Anyone notice this effect when fat biking in the snow? If so, then that is what my idea is about...only with sand.

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    I don't see myself going much further than trimming tread... except to trim some BFL's or ? when I get a set-up that will take the bigger rubber. With these, I can still air up & ride a pavement section, which is often part of a beach ride.

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    Took some searching to find Ward's old thread on how to modify Endo & BFL tires for sand riding so thought I'd bump it back up.

    Planning to do the same thing for a set of Kenda Juggernaut Sport 4.5".

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    Interesting stuff. This is the first time I've seen this thread. Thanks for bringing it back up, CraigH, and thanks for posting the original thread, Ward.
    I'm not sure if I have the time and patience to trim tires. I'm not ever going to trim my Halo Nanuks (I like 'em just fine as they are) or my Fat B Nimbles (not really a beach tire, anyway), and I'm not sure if 27tpi Larrys are worth the bother (due to their weight, and also due to their heavier sidewall creating more rolling resistance at lower tire pressures, as it bulges).
    But its interesting. One of my buddies is rolling a Spyder tire on his rear, and a 27tpi Larry up front. He also has a couple of old Endos in his shed. I should mention this thread to him. Right now, he has a tendency to avoid beach riding due to the resistance of the chronically softer sand up near his section of beach (eroding from a huge berm of dredge spoils from the inner harbor...that sand has a slight muckiness to it when wet, which makes it stickier.
    He has more time than money right now...which begs these questions, to Ward: How long did it take you to trim those tires, and how many razor knife blades were sacrificed?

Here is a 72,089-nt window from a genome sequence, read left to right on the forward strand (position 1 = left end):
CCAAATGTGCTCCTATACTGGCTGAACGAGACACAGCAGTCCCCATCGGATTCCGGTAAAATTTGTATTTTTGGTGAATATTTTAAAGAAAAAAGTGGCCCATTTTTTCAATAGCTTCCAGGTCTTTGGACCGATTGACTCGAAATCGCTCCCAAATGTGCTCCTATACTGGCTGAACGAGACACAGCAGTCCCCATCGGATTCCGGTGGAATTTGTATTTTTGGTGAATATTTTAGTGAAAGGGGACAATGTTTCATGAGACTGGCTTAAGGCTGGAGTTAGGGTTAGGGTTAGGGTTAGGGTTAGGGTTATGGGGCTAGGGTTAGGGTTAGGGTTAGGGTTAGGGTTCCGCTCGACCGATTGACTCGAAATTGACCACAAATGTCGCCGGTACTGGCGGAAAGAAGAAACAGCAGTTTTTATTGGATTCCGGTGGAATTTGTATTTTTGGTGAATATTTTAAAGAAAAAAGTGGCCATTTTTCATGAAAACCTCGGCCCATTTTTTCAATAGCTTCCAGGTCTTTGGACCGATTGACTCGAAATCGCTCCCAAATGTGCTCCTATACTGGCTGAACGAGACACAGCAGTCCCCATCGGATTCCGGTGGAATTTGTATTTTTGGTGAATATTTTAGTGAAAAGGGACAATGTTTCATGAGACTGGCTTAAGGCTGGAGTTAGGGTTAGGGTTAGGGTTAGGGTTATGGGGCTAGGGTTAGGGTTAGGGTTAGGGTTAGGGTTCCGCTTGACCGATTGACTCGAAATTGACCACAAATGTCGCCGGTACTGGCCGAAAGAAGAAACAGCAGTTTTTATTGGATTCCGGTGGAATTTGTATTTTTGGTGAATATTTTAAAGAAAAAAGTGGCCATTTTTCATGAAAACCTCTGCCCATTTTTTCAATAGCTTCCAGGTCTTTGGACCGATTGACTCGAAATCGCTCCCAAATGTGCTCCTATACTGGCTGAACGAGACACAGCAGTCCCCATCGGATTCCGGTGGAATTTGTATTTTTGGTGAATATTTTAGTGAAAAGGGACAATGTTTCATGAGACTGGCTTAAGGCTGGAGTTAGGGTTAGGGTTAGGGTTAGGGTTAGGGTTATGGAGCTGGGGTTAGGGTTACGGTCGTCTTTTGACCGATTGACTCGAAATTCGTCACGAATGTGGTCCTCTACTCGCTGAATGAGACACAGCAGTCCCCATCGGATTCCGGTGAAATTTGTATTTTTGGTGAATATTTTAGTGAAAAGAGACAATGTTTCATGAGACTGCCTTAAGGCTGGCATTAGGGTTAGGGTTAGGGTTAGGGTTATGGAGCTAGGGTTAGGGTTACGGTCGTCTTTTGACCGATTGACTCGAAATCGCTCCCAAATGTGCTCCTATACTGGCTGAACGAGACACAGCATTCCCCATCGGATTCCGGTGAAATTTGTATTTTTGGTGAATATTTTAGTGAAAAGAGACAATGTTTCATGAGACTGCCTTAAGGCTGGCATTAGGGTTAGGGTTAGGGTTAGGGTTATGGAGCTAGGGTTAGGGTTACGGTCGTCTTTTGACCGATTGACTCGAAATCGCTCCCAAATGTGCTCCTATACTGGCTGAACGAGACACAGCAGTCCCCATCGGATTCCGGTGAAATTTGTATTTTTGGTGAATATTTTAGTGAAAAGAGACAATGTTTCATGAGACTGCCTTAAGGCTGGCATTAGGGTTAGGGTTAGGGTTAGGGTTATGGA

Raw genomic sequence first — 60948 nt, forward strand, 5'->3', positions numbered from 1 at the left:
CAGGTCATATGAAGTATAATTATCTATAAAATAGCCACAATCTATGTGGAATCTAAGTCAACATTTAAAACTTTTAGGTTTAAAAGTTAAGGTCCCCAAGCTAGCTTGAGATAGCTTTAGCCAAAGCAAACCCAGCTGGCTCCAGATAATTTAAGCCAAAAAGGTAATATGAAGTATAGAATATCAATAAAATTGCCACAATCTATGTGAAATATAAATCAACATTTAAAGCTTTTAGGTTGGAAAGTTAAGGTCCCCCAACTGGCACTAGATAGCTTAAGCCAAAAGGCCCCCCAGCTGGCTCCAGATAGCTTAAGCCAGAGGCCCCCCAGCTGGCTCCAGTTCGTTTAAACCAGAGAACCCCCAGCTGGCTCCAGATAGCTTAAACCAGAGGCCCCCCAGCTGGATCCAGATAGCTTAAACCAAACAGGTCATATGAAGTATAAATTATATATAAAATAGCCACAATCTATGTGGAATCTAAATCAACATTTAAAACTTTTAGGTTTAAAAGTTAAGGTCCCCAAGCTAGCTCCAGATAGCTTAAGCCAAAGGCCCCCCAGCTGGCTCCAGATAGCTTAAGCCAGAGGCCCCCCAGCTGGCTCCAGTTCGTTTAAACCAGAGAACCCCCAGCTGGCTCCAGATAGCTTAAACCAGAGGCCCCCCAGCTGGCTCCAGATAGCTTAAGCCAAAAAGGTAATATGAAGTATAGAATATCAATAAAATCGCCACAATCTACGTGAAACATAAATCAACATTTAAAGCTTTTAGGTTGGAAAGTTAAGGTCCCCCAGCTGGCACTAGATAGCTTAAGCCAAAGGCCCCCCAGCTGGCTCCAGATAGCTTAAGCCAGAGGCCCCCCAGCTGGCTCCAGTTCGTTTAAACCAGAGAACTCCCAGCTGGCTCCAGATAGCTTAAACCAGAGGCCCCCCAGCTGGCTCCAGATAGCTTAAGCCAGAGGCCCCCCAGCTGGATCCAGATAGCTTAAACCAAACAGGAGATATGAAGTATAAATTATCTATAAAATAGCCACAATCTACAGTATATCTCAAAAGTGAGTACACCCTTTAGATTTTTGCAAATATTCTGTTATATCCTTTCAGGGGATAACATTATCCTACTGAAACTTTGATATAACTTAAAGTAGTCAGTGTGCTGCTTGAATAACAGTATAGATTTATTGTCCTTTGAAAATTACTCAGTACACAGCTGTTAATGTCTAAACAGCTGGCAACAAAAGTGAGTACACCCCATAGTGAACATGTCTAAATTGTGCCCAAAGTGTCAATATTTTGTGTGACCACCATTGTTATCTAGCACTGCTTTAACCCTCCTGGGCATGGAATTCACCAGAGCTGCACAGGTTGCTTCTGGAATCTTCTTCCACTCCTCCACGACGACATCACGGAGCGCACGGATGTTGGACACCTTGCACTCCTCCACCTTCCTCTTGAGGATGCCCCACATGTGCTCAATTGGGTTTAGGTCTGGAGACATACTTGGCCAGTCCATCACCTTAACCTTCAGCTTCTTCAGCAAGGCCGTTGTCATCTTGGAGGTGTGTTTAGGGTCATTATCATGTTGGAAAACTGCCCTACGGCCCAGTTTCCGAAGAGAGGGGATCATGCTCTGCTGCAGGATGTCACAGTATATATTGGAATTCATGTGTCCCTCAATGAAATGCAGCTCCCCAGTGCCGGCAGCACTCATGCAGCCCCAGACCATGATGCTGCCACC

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    Any multi-tool with a sharpened scraper blade cuts tread like buttah.

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    Quote Originally Posted by CraigH View Post
    Took some searching to find Ward's old thread on how to modify Endo & BFL tires for sand riding so thought I'd bump it back up.

    Planning to do the same thing for a set of Kenda Juggernaut Sport 4.5".
    Man find some old cheap endos or larrys. They are everywhere. We'll lots in Alaska anyways. I can't imagine hacking up a new tire. Do you not like the kenda on single track type trails or do you just mainly ride beach sand? I do both. I need to build a second wheel set so I can throw on endos when I want. I am thinking of trying a Larry and knard or FBN out back on my rig for summer use. Should have better rolling on the road and still enough to take on single track.

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    Quote Originally Posted by tundratrader View Post
    Man find some old cheap endos or larrys. They are everywhere. We'll lots in Alaska anyways. I can't imagine hacking up a new tire. Do you not like the kenda on single track type trails or do you just mainly ride beach sand? I do both. I need to build a second wheel set so I can throw on endos when I want. I am thinking of trying a Larry and knard or FBN out back on my rig for summer use. Should have better rolling on the road and still enough to take on single track.
    I'm in Metro Vancouver and fat bikes, and bike extension fat bike tires are still rare. The only used tires I see listed for sale are the universally hated Missions.

    My wife and I bought Minnesota 3.0s in Dec., they came with 4.7" Bulldozer tires that I want to keep in good shape for winter riding.

    For spring, summer and fall riding I bought 2 set of 4.0" Floater tires which we've been riding.

    I bought 2 sets of the Kenda Juggernaut 4.5" tires to use for beach & sand riding after trying the 4.7" Bulldozers.